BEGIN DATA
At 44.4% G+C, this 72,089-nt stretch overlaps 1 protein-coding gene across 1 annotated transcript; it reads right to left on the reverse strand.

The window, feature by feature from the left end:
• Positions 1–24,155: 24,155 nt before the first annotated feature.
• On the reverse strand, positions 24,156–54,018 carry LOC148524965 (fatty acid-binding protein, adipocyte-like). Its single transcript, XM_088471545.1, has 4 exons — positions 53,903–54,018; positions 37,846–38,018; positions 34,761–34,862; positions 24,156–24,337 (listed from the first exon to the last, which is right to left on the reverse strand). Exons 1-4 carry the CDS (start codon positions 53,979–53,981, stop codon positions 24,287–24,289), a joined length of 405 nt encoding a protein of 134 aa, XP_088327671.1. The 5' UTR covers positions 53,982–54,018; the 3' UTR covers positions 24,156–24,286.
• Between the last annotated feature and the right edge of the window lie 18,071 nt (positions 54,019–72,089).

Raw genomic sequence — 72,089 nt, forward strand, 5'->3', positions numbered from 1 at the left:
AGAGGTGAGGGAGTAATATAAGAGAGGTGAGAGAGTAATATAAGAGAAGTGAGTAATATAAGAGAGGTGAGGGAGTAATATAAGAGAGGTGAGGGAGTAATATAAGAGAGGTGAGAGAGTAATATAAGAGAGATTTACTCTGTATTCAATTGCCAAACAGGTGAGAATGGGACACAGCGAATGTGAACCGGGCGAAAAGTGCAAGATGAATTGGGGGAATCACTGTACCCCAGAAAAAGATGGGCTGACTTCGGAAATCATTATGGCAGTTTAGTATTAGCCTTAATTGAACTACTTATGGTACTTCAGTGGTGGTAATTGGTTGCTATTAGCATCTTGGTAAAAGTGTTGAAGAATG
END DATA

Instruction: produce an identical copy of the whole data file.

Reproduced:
At 44.4% G+C, this 72,089-nt stretch overlaps 1 protein-coding gene across 1 annotated transcript; it reads right to left on the reverse strand.

The window, feature by feature from the left end:
• Positions 1–24,155: 24,155 nt before the first annotated feature.
• On the reverse strand, positions 24,156–54,018 carry LOC148524965 (fatty acid-binding protein, adipocyte-like). Its single transcript, XM_088471545.1, has 4 exons — positions 53,903–54,018; positions 37,846–38,018; positions 34,761–34,862; positions 24,156–24,337 (listed from the first exon to the last, which is right to left on the reverse strand). Exons 1-4 carry the CDS (start codon positions 53,979–53,981, stop codon positions 24,287–24,289), a joined length of 405 nt encoding a protein of 134 aa, XP_088327671.1. The 5' UTR covers positions 53,982–54,018; the 3' UTR covers positions 24,156–24,286.
• Between the last annotated feature and the right edge of the window lie 18,071 nt (positions 54,019–72,089).

Raw genomic sequence — 72,089 nt, forward strand, 5'->3', positions numbered from 1 at the left:
AGAGGTGAGGGAGTAATATAAGAGAGGTGAGAGAGTAATATAAGAGAAGTGAGTAATATAAGAGAGGTGAGGGAGTAATATAAGAGAGGTGAGGGAGTAATATAAGAGAGGTGAGAGAGTAATATAAGAGAGATTTACTCTGTATTCAATTGCCAAACAGGTGAGAATGGGACACAGCGAATGTGAACCGGGCGAAAAGTGCAAGATGAATTGGGGGAATCACTGTACCCCAGAAAAAGATGGGCTGACTTCGGAAATCATTATGGCAGTTTAGTATTAGCCTTAATTGAACTACTTATGGTACTTCAGTGGTGGTAATTGGTTGCTATTAGCATCTTGGTAAAAGTGTTGAAGAATG